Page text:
NavTrav’s review published on Letterboxd:
Where do I even begin?
I never expected to connect with a movie which is basically made up of music and long shots of different locations around America in slow motion and fast forward. At this point it's not just music and shots weaved together, but a unique and fascinating experience.
Koyaanisqatsi in the Hopi language means Life Out of Balance. The movie is an examination of man vs. nature. Starting off with amazing photography of western desert landscapes, throughout the film we see a transition from nature in all it's beauty to man-made destruction- In turn creating for ourselves a crazy lifestyle. This movie begs to ask the question - can we ever live in harmony with nature? While we might think we can, we are lying to ourselves. In nature's point of view we are destroying it creating an imbalance that is dangerous.
The best part of the film is it's music. Without the original score by Philip Glass, the film would probably be a bore and uninteresting. But the tone of the score is so powerful it actually gives life to the film conveying it's message just through the cinematography and music rather than having a million dialogues trying to explain it all.
Shots like a factory in the middle of nowhere surrounded by magnificent mountain and the fast paced life in the city are powerful. It gives you sense of where we are headed. One thing that is clearly evident about human nature is we create and we destroy with more destruction than creation.
I personally kept thing what shots would be added to the film if it was filmed today? And some of the things I could think of are the following,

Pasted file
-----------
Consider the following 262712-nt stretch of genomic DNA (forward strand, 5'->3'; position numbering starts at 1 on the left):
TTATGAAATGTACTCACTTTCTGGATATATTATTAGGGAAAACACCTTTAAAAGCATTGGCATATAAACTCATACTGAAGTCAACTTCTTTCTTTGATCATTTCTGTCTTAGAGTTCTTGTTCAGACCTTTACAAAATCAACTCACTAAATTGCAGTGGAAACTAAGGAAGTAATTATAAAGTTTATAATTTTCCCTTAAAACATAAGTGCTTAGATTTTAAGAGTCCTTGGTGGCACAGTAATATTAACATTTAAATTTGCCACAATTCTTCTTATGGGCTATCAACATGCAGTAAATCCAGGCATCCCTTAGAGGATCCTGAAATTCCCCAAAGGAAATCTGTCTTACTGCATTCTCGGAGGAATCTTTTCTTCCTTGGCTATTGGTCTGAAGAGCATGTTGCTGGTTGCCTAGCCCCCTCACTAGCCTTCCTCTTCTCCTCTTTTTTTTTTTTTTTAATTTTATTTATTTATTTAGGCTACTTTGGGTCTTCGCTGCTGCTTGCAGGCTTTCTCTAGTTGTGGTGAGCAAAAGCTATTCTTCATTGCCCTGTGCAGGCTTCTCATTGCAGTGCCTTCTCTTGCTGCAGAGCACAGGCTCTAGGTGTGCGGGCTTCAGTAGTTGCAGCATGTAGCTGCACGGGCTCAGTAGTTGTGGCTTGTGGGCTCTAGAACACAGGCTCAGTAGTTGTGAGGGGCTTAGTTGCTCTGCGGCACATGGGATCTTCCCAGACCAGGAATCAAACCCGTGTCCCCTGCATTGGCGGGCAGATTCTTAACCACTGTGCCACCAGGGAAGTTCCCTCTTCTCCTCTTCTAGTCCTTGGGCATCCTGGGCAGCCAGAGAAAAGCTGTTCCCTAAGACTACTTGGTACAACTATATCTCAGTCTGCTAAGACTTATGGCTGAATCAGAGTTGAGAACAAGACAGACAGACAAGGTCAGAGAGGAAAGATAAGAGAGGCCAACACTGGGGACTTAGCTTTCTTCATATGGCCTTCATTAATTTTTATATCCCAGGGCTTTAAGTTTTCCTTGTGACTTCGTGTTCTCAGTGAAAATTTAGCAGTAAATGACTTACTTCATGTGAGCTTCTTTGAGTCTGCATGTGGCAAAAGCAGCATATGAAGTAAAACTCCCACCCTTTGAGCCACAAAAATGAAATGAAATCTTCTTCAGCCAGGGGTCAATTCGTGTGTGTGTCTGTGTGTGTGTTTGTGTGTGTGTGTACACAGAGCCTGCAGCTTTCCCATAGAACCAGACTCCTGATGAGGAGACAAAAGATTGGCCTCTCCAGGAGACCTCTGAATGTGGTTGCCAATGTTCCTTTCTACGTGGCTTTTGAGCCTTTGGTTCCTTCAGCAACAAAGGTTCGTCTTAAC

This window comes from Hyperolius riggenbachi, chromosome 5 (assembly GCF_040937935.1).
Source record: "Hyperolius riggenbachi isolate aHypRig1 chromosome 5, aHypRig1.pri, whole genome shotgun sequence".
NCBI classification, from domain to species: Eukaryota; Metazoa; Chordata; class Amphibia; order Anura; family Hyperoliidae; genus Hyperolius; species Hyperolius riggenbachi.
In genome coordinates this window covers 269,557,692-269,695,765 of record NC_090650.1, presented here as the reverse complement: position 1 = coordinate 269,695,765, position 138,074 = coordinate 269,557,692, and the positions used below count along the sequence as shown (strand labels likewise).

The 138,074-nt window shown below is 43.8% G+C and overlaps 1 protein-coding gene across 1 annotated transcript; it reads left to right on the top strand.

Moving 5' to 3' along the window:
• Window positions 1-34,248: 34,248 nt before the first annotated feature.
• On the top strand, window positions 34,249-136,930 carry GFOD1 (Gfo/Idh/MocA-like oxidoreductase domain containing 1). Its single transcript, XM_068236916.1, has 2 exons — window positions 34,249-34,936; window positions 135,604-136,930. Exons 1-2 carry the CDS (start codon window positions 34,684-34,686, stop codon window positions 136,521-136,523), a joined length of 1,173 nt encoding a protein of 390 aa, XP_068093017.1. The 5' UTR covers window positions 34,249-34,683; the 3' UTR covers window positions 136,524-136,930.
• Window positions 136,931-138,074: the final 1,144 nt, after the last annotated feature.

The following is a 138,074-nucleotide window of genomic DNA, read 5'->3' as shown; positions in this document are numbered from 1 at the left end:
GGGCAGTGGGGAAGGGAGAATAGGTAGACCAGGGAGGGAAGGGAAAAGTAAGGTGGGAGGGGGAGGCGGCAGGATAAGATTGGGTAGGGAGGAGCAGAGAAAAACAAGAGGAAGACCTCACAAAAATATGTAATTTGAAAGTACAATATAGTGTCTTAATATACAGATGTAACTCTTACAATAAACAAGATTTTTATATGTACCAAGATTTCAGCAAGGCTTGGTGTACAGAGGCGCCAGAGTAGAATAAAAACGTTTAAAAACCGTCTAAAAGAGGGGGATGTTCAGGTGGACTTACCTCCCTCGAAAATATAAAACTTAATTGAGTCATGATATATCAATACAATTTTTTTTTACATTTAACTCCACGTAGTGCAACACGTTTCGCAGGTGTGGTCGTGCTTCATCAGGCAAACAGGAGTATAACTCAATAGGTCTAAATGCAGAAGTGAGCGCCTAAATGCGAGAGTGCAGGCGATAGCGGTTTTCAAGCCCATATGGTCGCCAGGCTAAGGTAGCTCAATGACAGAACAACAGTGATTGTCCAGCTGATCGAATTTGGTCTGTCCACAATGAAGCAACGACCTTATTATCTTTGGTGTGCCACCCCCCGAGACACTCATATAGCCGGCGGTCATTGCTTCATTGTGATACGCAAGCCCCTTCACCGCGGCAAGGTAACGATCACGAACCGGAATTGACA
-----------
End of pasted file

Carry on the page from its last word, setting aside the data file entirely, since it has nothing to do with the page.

1. iPhones and iPads with people on it all the time even at dinner and in bed.
2. Fewer people in the streets in the neighborhood with less face to face human interaction
3. Development of wind mills and solar panels to find new form of energy
4. Eating a lot of processed food causing a health epidemic
5. Sitting home and gaming all day on the consoles.
6. Car factories and textile manufacturers shutting down as everything is imported.
The one thing lacking from this film is the emotions of people. But since the film does not focus on humans themselves, but rather on our surroundings, it is fair to say it accomplished what it set out to do. But just for example, using the film's format and applying it to today, it would be hard to show the emotion of fear in today's America where people are paranoid about not if, but when the next bad thing is going to happen. It's unfortunate how the world is completely out of balance far away from the harmony we need.
It's not to say that the movie does not have any positive elements. It does show mankind's abilities to learn and invent new things. But in the end the price of knowledge is destruction. There is a lot of talk about this film and I could write an essay if I wanted to, but if you are a cinephile I definitely recommend this film for an experience.